This is a story about people who build their own machines. It’s a story about people who, due to necessity and/or conscious choice, do not buy commercial equipment to work their lands or animals, but who invent, create and adapt machines to their specific needs: for harvesting legumes, for hammering poles, for hitching tools onto tractors.

The machines are just one part of our story, and this article will talk about encounters between people, tools and knowledge and it will take us to various places: Paris and Renage in France, Pyrgos and Kalentzi in Greece, and Tallinn in Estonia.

Let us begin our journey in Greece. In Pyrgos (southern Crete), there is a small group of people called Melitakes (the Cretan word for ants) interested in seed sovereignty and agroecology. It is a group that cares about organic farming and that tries to form a small cooperative. One of the things the group does is to plant legumes in between olive-trees or grapes. While olive trees are abundant in Greece, the land in between individual trees is usually not cultivated due to the distance necessary to avoid shading and foster the growth of the trees. So the idea was quite simple: use the unused land. However, the members of the group soon faced a specific problem: it’s hard to harvest legumes by hand and there are no available tools to do this arduous job in a narrow line between olive trees. On the market, there are only big tractor accessories, suitable for such a job, and only for large crops. That is why the group sought the help of a friend in a nearby village, a machinist, to help them out. He liked the idea. He saw it as a challenge and started to develop a tool (see picture 1). At that time, there were no concrete ideas or talks of ‘open sourcing’ the tool and of ‘do-it-yourself’ (DIY) practices. The situation was rather a pragmatic one: ‘there is a need for a machine that does not exist in commerce, we need a person to build it… and that’s what we did, supporting that person as much as we could, during the process’.

DIY legumes harvesting machine by Nikos Stefanakis and the Melitakes group. Source: Alekos Pantazis.

Several weeks later, the two authors of this article met in Paris: Alekos, who knew about his compatriots who built the legume-harvesting machine met Morgan, who knew about l’Atelier Paysan, a French cooperative specialized in the auto-construction of agricultural equipment, based in Renage. Alekos explained his plans: carrying out his PhD at Tallinn University of Technology on convivial technologies, getting to know l’Atelier Paysan, and ‘implementing’ some ideas in Greece through creating a makerspace for building agricultural tools within the framework of an EU funded programme called Phygital. Morgan explained the trajectory of his research on/with l’Atelier Paysan: his involvement in a collaborative project on user innovation since 2015 and his analysis of l’Atelier Paysan through looking at the politics and materialities of open source technologies in agriculture. After their discussion about theoretical approaches, methods, concepts and fieldwork, it was time for Alekos to meet l’Atelier Paysan ‘on the ground’ by participating in a 5-day workshop to build two tools for organic grape crops.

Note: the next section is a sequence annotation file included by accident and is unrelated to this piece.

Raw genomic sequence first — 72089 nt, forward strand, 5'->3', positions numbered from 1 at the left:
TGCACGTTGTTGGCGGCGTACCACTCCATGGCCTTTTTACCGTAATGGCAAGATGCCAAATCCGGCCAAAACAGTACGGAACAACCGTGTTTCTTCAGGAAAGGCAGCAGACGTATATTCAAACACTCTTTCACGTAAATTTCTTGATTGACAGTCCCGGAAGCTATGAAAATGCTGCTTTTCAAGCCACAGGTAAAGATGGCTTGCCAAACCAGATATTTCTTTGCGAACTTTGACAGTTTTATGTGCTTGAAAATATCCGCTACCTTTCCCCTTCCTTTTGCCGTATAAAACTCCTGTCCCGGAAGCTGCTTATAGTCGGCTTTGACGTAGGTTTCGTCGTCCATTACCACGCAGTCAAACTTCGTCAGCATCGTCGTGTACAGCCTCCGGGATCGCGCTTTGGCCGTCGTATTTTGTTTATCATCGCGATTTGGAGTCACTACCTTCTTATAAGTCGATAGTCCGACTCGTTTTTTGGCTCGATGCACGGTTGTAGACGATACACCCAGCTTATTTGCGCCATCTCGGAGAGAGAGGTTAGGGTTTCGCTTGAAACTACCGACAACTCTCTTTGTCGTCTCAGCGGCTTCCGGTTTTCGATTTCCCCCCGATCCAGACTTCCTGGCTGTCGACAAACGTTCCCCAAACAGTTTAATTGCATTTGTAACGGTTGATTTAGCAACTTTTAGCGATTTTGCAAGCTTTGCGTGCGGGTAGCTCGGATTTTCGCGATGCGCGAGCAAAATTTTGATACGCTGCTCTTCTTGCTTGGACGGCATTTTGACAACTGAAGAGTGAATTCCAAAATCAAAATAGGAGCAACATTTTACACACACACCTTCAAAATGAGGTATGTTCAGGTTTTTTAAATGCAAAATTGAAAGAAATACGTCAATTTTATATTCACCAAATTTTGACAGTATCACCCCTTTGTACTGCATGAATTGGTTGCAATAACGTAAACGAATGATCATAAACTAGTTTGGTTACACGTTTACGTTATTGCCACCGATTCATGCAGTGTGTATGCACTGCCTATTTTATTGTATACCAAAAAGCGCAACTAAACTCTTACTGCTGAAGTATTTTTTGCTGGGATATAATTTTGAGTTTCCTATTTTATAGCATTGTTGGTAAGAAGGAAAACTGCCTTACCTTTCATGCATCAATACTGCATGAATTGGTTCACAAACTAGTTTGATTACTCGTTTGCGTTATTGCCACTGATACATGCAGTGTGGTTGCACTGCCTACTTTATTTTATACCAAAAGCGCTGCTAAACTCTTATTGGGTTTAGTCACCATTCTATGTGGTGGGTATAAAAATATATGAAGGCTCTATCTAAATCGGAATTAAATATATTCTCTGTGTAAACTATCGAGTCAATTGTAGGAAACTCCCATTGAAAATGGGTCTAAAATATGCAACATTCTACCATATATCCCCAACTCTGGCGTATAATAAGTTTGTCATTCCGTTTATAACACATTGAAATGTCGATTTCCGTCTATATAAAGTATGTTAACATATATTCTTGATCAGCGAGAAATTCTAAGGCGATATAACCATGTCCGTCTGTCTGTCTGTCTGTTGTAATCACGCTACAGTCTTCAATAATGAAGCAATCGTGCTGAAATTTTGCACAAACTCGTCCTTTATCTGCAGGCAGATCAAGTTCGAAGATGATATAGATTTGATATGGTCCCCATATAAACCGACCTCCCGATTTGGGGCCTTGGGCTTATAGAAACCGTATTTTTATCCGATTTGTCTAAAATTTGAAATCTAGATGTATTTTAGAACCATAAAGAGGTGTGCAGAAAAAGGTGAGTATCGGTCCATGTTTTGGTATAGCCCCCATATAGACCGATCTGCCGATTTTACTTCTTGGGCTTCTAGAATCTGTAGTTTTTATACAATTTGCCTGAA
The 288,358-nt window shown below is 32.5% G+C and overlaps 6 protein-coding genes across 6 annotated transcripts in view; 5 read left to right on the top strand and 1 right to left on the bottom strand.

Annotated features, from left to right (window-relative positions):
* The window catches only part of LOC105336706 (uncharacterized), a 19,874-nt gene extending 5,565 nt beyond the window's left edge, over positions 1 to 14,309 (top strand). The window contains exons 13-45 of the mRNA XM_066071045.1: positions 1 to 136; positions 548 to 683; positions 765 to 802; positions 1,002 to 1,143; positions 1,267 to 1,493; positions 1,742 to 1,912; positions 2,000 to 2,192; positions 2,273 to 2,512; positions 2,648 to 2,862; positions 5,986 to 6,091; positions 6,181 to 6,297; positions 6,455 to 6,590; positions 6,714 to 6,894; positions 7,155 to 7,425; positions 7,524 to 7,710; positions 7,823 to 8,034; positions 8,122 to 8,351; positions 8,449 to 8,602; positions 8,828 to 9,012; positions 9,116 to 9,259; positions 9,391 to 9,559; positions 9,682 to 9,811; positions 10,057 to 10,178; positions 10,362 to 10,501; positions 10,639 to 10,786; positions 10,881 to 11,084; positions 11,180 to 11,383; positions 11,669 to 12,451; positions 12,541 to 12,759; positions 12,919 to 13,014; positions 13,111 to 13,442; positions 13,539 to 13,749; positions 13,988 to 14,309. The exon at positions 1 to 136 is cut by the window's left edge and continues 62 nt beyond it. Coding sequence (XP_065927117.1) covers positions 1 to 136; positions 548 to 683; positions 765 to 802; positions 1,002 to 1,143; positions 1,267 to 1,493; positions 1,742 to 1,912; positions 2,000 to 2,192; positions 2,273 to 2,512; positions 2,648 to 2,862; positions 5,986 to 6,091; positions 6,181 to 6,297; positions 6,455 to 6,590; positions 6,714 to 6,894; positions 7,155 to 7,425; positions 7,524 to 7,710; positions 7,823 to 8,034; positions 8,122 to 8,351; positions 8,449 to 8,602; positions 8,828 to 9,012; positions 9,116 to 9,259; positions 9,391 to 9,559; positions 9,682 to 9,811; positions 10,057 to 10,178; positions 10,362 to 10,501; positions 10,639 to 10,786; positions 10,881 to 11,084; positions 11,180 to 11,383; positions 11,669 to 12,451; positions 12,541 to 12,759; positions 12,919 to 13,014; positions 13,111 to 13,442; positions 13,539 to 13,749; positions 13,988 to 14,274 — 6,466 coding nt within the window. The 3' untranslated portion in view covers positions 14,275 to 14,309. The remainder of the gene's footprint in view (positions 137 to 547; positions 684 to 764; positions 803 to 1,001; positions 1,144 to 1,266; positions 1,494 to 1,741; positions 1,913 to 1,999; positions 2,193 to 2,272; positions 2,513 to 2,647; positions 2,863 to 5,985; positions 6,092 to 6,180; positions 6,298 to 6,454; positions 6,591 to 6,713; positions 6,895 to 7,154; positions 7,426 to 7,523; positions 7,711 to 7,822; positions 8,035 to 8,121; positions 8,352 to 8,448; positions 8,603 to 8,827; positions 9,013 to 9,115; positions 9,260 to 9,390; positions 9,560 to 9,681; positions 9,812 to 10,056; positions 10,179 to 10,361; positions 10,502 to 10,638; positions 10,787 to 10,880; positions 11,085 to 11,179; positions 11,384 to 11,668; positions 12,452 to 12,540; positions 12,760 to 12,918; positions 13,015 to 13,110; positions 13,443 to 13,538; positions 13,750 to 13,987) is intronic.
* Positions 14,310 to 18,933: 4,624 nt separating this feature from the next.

Alekos gained several kinds of knowledge via the workshop. Practical knowledge on working with metals, cutting, and welding. He also gained theoretical knowledge from l’Atelier Paysan: its organizational structure, the problems faced (and how they are solved), the financial setup and how to run workshops (see picture 2).

Construction of the charimaraîch (a wheelbarrow/wagon adapted for market gardening). Source: l’Atelier Paysan

L’Atelier Paysan is one of the few collectives specialized in such activities (other notable collectives being Farmhack and Open Source Ecology). L’Atelier Paysan has developed a range of practices and tools for ‘liberating’ agricultural tools: a website, workshops, a book, video tutorials, and open-source plans. In their recent article, Chance and Meyer (2017) have analyzed l’Atelier Paysan by retracing their history and form of organization, studying how they enact the principles of open source in agriculture, and by describing their tools within their economic and political context.

When Alekos got back in Greece, he visited the Melitakes group again. He explained how l’Atelier Paysan works – its practices, philosophies, and ethics – and the various tools that have been designed and built. While thinking about the future development of Melitakes’ tool and its possible diffusion through some of the standards developed by l’Atelier Paysan, the collective faced a new problem: none of them was a mechanical engineer. None of them thus could draw the design of the components of the legume harvesting tool in situ. Yet this was a crucial step for digitizing the design and making it accessible online. So they sought the help of architects for how to best illustrate each part of the machine. Subsequently, they dismantled the tool, took photos of each component (more than 300 photos in total) in the correct angle (90 degrees) and with a tape measure visible on each photo. They also used big pieces of paper to trace some complicated parts (see picture 3). And they started looking for persons who, based on the pictures and imprints, would be able to (digitally) draw the mechanical design of the tool.

The plan, at the moment of writing this article, is to draw the plans of the tool, open source them by publishing them on the Internet under a Creative Commons type of license and then organize workshops to teach people to build it. So while the full story about the legume-harvesting tool has yet to be written, some features can already be told: a practical problem has been translated into a technical tool; this tool has been disassembled and photographed in order to make it ‘drawable’ and thus available via Internet. The hope, for the future, is that many more people, in many more places, will be able to build this tool, further improve it and share the improved design with the global community. But alongside the tool, something else will travel and be reinforced: the principles of agroecology and the practices of open source.

Imprinting of some complicated parts from the DIY legumes harvesting machine by Nikos Stefanakis and the Melitakes group. Source: Alekos Pantazis.